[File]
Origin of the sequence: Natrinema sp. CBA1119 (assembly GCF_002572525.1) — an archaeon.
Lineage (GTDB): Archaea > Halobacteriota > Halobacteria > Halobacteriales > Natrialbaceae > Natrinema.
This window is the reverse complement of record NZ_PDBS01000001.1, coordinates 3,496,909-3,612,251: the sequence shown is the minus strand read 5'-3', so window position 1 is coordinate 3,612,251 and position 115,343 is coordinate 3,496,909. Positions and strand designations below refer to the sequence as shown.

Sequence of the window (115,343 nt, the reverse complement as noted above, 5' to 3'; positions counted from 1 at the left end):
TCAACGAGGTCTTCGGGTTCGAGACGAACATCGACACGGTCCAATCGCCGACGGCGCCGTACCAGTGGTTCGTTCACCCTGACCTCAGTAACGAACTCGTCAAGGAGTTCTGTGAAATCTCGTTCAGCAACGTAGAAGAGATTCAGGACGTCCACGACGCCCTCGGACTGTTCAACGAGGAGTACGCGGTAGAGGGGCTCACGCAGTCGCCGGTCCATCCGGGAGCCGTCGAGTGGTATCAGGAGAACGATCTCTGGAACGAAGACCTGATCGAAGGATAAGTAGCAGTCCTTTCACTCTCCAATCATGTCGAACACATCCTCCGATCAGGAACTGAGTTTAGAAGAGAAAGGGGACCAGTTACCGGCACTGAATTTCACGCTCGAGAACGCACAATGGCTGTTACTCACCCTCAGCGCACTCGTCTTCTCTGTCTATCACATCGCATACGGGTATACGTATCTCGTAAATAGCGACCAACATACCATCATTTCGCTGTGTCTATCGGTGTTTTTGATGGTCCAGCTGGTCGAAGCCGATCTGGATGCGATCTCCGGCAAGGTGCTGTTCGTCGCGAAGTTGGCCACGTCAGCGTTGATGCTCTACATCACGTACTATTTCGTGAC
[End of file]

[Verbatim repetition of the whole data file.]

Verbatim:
Origin of the sequence: Natrinema sp. CBA1119 (assembly GCF_002572525.1) — an archaeon.
Lineage (GTDB): Archaea > Halobacteriota > Halobacteria > Halobacteriales > Natrialbaceae > Natrinema.
This window is the reverse complement of record NZ_PDBS01000001.1, coordinates 3,496,909-3,612,251: the sequence shown is the minus strand read 5'-3', so window position 1 is coordinate 3,612,251 and position 115,343 is coordinate 3,496,909. Positions and strand designations below refer to the sequence as shown.

Sequence of the window (115,343 nt, the reverse complement as noted above, 5' to 3'; positions counted from 1 at the left end):
TCAACGAGGTCTTCGGGTTCGAGACGAACATCGACACGGTCCAATCGCCGACGGCGCCGTACCAGTGGTTCGTTCACCCTGACCTCAGTAACGAACTCGTCAAGGAGTTCTGTGAAATCTCGTTCAGCAACGTAGAAGAGATTCAGGACGTCCACGACGCCCTCGGACTGTTCAACGAGGAGTACGCGGTAGAGGGGCTCACGCAGTCGCCGGTCCATCCGGGAGCCGTCGAGTGGTATCAGGAGAACGATCTCTGGAACGAAGACCTGATCGAAGGATAAGTAGCAGTCCTTTCACTCTCCAATCATGTCGAACACATCCTCCGATCAGGAACTGAGTTTAGAAGAGAAAGGGGACCAGTTACCGGCACTGAATTTCACGCTCGAGAACGCACAATGGCTGTTACTCACCCTCAGCGCACTCGTCTTCTCTGTCTATCACATCGCATACGGGTATACGTATCTCGTAAATAGCGACCAACATACCATCATTTCGCTGTGTCTATCGGTGTTTTTGATGGTCCAGCTGGTCGAAGCCGATCTGGATGCGATCTCCGGCAAGGTGCTGTTCGTCGCGAAGTTGGCCACGTCAGCGTTGATGCTCTACATCACGTACTATTTCGTGAC